Holiday wishes may come true
At a Christmas party two years ago, Kentucky sophomore forward Ron Mercer said he wanted to win the national championship his freshman year and sophomore year. His wish might come true tonight if Kentucky can beat Arizona. Kentucky is the defending NCAA champion.
“We’re one game away from making that possible,” Pitino said.
Mercer, who is turning pro after this year, said he believes he’ll go down in the record books if his team can win back-to-back titles.
“I think a lot of people will remember teams winning two national championships than one,” he said. “And I want to be known for going out and winning two national championships and being a part of this Kentucky team.”
Bleeding Carolina Blue
Loyalty toward North Carolina doesn’t die — even at the Final Four. Arizona guard Miles Simon still has a letter from Tar Heels coach Dean Smith pinned to his bulletin board that he received during his junior year of high school.
In the letter Smith wished Simon good luck in college. The Tar Heels weren’t going to recruit Simon, from Fullerton, Calif., because they had a plethora of shooting guards on their roster.
The letter was personally signed by Smith, instead of the usual stamped signature that accompanies many recruiting letters.
“I wanted to go there,” Simon said. “Anytime I would buy a hat or shirt or whatever that said North Carolina, I was going to get it. He wrote a little note on the bottom of it and it was just something I can treasure.”
Gophers guard Bobby Jackson, from Salisbury, N.C., also cheered for North Carolina while growing up.
Out of nowhere
Tar Heels junior Shammond Williams, second on the team in scoring at 14.4 points per game, received no scholarship offers coming out of high school from Division I programs.
The Citadel asked Williams to try out as a walk-on. North Carolina Community College was the only school to offer Williams a scholarship.
Smith said it’s unusual for his program to sign a player who wasn’t recruited by any other Division I school. The coach originally intended Williams to be a back-up guard.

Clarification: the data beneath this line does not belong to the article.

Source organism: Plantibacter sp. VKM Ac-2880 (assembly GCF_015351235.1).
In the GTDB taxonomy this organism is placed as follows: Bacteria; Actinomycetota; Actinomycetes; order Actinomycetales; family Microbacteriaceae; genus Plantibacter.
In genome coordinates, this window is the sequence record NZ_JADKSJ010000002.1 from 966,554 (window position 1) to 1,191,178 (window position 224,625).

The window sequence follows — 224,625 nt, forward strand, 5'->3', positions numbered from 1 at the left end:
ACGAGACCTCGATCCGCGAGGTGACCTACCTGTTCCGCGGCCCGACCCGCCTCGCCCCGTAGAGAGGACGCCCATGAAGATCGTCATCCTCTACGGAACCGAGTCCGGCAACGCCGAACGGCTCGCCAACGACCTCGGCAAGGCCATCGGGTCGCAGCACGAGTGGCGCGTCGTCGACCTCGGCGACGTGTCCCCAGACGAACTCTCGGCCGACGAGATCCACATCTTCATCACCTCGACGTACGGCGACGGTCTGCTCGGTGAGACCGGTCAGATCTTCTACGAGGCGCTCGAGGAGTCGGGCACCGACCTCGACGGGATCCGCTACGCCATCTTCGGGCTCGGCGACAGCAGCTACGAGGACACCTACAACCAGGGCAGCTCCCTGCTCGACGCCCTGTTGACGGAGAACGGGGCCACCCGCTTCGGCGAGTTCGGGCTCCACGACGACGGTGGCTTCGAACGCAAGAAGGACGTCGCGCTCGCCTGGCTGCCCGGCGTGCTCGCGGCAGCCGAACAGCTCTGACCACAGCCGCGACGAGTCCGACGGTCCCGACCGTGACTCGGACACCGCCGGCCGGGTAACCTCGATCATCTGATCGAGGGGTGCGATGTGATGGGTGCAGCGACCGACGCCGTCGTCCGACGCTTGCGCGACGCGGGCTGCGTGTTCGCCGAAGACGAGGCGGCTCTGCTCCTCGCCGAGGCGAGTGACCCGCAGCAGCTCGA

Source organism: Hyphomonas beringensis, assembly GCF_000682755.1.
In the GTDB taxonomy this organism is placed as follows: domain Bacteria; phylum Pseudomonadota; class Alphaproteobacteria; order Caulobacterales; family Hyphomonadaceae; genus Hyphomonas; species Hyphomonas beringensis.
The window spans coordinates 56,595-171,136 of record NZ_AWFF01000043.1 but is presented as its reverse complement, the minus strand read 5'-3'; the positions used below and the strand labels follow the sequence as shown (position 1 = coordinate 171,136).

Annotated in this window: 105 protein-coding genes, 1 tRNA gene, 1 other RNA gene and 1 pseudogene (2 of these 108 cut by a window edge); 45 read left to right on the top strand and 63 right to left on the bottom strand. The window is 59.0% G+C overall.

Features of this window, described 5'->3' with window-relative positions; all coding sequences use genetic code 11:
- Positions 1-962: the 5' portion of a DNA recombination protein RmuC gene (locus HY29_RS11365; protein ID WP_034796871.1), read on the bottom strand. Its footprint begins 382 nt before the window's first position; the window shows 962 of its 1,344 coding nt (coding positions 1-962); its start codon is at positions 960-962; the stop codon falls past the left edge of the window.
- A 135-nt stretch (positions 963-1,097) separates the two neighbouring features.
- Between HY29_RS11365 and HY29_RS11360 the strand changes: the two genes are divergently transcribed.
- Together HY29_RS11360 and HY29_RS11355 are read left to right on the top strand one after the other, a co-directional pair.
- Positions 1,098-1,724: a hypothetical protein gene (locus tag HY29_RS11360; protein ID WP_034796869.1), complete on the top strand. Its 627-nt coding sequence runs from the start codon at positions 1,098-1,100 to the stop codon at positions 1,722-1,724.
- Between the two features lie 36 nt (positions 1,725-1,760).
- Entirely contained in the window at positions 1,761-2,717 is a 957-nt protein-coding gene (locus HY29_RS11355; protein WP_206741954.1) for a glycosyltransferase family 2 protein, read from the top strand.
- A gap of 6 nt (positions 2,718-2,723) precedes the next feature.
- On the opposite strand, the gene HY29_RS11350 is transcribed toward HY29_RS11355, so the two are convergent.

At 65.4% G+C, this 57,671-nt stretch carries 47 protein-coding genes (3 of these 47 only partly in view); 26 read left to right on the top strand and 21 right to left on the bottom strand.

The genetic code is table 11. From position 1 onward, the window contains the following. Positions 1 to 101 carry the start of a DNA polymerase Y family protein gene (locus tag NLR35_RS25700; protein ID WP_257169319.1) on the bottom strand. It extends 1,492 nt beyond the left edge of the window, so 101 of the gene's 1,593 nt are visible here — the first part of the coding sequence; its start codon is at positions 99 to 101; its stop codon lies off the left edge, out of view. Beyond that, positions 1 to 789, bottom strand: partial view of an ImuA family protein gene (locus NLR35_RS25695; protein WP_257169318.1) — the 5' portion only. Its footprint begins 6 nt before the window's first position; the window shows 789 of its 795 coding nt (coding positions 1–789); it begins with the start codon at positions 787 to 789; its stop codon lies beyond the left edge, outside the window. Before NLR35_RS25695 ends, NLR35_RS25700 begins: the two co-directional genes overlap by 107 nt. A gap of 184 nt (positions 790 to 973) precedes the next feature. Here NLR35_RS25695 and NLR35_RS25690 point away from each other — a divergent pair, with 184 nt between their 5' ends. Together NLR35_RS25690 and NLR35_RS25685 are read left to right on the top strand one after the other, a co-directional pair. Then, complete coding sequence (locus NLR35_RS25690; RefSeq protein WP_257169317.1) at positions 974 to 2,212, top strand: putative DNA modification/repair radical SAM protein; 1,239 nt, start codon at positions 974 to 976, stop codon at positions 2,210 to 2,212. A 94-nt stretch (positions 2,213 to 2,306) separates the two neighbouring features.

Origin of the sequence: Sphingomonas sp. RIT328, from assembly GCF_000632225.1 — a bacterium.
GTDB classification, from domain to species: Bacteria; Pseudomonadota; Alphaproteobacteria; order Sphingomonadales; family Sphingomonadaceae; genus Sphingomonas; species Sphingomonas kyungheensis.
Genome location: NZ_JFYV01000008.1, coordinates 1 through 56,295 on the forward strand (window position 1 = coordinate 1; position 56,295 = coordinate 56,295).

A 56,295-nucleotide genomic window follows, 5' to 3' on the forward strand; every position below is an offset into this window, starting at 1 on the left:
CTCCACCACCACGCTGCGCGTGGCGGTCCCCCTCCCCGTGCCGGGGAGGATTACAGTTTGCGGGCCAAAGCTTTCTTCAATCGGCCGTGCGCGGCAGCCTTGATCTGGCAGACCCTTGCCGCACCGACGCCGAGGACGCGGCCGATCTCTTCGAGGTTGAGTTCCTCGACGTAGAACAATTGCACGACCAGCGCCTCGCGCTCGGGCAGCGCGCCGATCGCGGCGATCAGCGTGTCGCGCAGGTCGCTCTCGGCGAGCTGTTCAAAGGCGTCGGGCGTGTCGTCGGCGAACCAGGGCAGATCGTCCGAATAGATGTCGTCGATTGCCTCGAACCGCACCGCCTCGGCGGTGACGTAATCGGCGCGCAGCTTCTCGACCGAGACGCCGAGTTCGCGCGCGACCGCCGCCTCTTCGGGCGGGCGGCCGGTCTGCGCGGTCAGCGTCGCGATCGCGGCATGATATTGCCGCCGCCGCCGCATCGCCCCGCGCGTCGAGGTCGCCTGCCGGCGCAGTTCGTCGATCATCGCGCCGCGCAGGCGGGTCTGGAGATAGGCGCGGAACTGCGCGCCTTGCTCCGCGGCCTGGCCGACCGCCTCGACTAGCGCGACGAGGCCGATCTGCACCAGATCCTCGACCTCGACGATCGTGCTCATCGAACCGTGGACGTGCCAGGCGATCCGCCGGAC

Williams, from Greenville, S.C., is the definitive gym rat. It’s not unusual to find Williams at the gym at 2 a.m. practicing.
“My teammates will tell you that I just enjoy playing basketball, and just enjoy working on things to become a better basketball player.”
Fast break points
ù Gophers coach Clem Haskins won the Associated Press’ National Coach of the Year award Friday.
ù Gophers guard Charles Thomas said he rooted for Kentucky growing up in Harlan, Ky., but didn’t have a burning desire to play there.
“I wanted to be part of a quality program, winning program, and just come in and help the team win,” he said Friday. “That’s my main thing, coming out and being productive, helping the team. I never dreamed of being a part of Kentucky’s program. It wasn’t time for me to go there. But I feel like I’m in the right situation now.”
Thomas said he will cheer for Kentucky tonight in the NCAA championship game against Arizona.
ù The Gophers’ loss was their first to a ranked opponent this season. They were 9-0 up to that point.
ù This is Arizona coach Lute Olson’s first appearance in the championship game.
“I’m thrilled,” he said. “I told them as long as we’ve gone this far we may as well get it done Monday. So we’re excited. It’s going to be a great opportunity for our guys.”